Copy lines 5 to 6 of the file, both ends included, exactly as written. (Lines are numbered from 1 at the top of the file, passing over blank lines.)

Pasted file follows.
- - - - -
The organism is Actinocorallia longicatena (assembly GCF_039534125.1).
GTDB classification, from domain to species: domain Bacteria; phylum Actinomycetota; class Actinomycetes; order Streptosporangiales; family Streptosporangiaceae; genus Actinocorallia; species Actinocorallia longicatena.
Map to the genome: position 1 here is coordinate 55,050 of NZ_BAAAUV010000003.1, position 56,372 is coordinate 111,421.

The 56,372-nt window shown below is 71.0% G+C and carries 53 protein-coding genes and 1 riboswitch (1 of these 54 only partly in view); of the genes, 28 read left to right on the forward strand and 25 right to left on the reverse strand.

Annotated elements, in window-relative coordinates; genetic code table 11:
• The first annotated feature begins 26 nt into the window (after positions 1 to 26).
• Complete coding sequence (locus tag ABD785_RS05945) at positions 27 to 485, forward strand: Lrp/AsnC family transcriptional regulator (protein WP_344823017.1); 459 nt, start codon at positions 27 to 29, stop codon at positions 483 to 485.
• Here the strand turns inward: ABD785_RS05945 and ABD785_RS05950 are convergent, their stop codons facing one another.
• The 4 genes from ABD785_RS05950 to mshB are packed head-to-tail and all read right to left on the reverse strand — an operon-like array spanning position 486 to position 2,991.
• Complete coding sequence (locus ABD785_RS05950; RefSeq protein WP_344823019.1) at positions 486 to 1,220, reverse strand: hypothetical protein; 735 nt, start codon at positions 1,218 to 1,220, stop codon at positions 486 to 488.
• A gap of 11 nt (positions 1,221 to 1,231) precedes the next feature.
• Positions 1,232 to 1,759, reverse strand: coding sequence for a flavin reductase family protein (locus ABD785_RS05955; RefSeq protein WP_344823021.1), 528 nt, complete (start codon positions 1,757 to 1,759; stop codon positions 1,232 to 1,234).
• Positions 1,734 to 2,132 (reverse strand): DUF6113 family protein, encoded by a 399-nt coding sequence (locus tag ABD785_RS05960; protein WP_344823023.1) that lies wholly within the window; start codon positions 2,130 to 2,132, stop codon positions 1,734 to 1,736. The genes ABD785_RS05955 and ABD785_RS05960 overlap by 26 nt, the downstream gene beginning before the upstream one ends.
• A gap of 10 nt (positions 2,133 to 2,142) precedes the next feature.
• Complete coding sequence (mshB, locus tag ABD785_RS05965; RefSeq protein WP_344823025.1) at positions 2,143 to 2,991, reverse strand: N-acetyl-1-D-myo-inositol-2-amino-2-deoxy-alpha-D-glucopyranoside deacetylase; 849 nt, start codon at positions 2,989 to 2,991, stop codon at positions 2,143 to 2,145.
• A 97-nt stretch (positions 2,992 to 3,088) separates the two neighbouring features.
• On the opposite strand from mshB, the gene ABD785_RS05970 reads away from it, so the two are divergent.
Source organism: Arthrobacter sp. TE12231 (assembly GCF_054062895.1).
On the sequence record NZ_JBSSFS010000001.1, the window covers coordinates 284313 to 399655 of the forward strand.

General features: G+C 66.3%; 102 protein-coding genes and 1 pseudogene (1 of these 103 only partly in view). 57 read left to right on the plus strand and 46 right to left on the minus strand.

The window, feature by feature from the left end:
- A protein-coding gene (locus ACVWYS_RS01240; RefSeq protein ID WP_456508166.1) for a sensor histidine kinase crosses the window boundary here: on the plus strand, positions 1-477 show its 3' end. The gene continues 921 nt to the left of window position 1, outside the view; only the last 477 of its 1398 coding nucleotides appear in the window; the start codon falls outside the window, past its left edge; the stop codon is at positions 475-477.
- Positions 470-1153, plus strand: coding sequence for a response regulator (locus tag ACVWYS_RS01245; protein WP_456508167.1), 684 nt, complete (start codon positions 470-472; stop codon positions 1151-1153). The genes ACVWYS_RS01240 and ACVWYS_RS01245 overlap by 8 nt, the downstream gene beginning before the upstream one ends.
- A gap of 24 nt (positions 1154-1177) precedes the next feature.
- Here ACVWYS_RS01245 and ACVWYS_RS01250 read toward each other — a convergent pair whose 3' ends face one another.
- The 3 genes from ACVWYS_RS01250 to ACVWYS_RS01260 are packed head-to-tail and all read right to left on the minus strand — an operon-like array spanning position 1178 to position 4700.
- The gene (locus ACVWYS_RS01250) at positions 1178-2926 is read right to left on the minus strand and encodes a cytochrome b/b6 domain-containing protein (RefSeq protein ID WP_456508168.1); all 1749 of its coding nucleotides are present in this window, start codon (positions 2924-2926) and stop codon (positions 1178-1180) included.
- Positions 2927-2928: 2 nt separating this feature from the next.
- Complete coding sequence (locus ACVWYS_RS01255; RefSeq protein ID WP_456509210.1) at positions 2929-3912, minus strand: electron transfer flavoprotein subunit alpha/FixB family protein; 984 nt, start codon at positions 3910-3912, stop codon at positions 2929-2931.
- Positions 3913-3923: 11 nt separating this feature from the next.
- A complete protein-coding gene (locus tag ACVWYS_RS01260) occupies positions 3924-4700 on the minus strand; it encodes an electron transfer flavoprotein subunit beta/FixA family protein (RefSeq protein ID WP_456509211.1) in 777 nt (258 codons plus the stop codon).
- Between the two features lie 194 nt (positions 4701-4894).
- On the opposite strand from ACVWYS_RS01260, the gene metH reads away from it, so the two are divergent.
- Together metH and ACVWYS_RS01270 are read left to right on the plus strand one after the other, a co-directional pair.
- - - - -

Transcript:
Annotated elements, in window-relative coordinates; genetic code table 11:
• The first annotated feature begins 26 nt into the window (after positions 1 to 26).